decompressive claim = Better co-contraction around joints, and less compression. We are relying on muscular stabilization around joints vs structural loading and compression. In terms of exercising, it can be a relative term where you just aren’t axial loading onto the spine/hips/knees and instead are challenging the body predominately from muscular loading. In terms of general decompression-it’s very much similar to Pavel’s suggestions to “hang on a pull-up bar a few times after and during workouts”. The inventor also talks about creating extra space in the joints as they are not compressed and how that may improve blood flow to tissues which are not generally very flow-y. And while anecdotal evidence is not always the best-everyone who gets on, just feels “better” and “elongated”. I could punch myself for saying that, but I’m just repeating what I’ve heard hundreds of people say already.

efficiency claim = duh. We know workouts can be short and sweet as long as they are intense. The nice part is, the movements are very very safe without the risk of injury from form degrading as you push yourself hard. (unlike barbell lifts for reps and time, or dumbbell or kettlebell)

 You can also perform really fun burpees.

But back to serious….when looking at the wall, what is it imposing?

1. Serious cooperation between shoulders and hips. AKA a wicked core challenge. My side abs are looking really sweet. But more seriously, I haven’t been specifically training the human flag, and each week I’ll try it a couple times…and it is getting close to happening foreals. Which in my flag tights is quite the awesomeness.

2. Upper body posterior chain pulling in a unique crawling/climbing fashion. Also, from a postural standpoint, I wonder if having to hold the body statically in a good position such as on the wall, is “better” than 3 sets of 10 Is, Ys, and Ts. I said I wonder, not that I know. I do know I am seeing some postures looking better, and people getting noticeably leaner and stronger in upper body pulling.

3. Safer plyometrics. I have had 10 seniors in a class jumping, and performing explosive one leg launches on a step and switching feet in mid air. Now, they aren’t getting Michael Jordan air….but they are certainly training more powerfully than they used to. How? Because they hold on to the wall which helps them decelerate on the landing, making the part they are scared of less scary. They get to work the concentric part they can do well, then gradually improve their ability to decelerate themselves.

4. Grip demands. We are all training crush grip with kb/bb/db…but the wall is pinch grip. And that is radical. Especially for elderly, but also especially for everyone else. Why is it radical? Because grip is soooo important for everything.

5. Movement awareness. When moving up and down on the wall, you have to navigate your limbs without banging them on the stainless steel. This is awesome. It helps create awareness in your movement. The itty-bitty steps help create precision of jumps, steps, and also the movement of hands does the same.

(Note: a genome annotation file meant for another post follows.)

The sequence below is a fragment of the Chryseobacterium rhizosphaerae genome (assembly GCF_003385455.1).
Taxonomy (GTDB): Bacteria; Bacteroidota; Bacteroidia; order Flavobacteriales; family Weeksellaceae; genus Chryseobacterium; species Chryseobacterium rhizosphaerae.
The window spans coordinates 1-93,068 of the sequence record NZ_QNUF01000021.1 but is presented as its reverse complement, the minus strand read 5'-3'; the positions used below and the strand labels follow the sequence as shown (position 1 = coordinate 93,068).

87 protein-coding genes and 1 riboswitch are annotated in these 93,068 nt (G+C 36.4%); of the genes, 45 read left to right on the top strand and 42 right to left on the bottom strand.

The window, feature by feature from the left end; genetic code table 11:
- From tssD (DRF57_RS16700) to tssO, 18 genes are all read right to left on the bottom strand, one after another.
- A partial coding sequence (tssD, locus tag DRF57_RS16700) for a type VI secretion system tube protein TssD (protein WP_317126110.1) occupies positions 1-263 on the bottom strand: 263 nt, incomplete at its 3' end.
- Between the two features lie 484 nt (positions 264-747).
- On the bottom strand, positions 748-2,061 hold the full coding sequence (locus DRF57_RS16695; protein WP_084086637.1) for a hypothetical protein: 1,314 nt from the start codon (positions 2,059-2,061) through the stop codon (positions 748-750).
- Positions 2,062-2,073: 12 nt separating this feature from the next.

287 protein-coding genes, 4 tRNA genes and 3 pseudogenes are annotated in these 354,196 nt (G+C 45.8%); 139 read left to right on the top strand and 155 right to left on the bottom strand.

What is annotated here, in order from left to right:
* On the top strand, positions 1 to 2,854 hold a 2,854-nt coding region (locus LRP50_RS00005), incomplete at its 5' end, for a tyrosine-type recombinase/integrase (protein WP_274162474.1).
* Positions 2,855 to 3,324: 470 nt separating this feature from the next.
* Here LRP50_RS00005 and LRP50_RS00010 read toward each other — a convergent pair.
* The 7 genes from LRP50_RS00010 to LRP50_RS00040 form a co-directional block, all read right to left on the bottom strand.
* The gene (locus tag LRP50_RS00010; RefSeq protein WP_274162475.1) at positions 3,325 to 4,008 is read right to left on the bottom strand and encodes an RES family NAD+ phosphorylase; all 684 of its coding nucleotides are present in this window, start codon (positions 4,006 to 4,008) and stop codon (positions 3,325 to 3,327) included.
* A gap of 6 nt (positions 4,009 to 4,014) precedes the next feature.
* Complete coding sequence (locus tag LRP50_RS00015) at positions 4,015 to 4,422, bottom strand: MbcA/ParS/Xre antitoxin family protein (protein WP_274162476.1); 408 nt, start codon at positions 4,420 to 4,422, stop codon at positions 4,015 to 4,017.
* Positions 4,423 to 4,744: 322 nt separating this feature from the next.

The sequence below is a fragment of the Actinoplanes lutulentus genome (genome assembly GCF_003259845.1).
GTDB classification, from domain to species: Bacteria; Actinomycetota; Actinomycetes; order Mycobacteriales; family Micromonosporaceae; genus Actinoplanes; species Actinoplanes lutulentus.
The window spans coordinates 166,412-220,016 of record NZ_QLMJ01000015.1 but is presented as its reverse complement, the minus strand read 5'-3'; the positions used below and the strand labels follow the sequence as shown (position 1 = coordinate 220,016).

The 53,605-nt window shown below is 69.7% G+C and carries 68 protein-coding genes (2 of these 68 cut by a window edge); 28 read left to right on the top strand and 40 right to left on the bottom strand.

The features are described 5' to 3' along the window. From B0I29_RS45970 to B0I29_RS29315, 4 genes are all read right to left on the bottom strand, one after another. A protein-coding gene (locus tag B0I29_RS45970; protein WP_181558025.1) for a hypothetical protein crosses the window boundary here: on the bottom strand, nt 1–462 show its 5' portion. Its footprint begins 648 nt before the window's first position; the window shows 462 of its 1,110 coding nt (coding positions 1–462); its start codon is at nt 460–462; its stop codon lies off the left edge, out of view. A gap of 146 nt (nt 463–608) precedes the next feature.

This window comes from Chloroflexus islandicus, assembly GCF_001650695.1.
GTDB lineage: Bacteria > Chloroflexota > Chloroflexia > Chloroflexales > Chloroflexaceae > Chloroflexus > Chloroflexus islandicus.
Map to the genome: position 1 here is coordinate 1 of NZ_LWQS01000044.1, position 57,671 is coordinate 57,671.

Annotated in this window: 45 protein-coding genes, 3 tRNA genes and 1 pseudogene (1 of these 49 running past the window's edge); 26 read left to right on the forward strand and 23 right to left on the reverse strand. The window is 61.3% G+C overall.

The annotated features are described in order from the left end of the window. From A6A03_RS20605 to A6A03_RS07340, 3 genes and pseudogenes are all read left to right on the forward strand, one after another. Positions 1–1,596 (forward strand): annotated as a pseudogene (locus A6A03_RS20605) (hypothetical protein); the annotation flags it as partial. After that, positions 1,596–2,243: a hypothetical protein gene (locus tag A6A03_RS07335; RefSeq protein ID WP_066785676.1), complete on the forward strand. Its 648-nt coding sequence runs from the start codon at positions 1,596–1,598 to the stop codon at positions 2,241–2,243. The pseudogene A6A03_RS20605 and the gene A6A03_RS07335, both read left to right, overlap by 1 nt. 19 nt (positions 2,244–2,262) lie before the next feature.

6. Midline crossing allover the damn place.

Then, we come off the wall. And from there you can be sure that we are doing sweet ass stuff. Rotation, anti rotation, unilateral, glute dom etc etc etc. I have had 4 clients so far tell me they were worried about trying exercise because it “looked intense” (due to the efforts being given) but that during the session they were shocked/happy to notice that we were having them do drills that their physical therapists had them doing. (single leg deadlift, glute bridges, side bridges, etc)

 Oh, and strapping someone to resistance and making them crawl almost ensures correct crawling patterns by the way. It’s pretty sweet.

The craziest, and maybe the most interesting part, is what the wall does to your brain. 

Basically, when on the wall, due to the short step and necessity of holding on with hands and feet to stay vertical, the body up regulates not just muscle activity but also brain activity. It’s akin to the fight or flight response, but only physically–meaning there isn’t the corresponding emotional freak out. This has been vindicated by Polar trying to disprove the claim, and in front of a group of people being very confused when in fact, brain activity does sharply increase. What does this mean? Well, we don’t really know. But you maybe will learn stuff more better (like my english), and what we are seeing is people learning movement skills better. For instance, while I was still just testing this stuff out-I would super set handstands with each Fitwall drill, and my handstands got sharply better within 5 sessions (about 10 days). I had been training handstands consistently for a long time with slow gradual improvement-and suddenly I was able to stick them, spread the legs, close the legs, walk….now I’m totally fine with saying maybe just maybe all my work over the past year finally clicked or something-but the timing was just very intriguing, and also it aligned with what the other people training with Fitwalls were noticing. That their sport/activity of choice seems to get easier/better with Fitwall training thrown into the mix.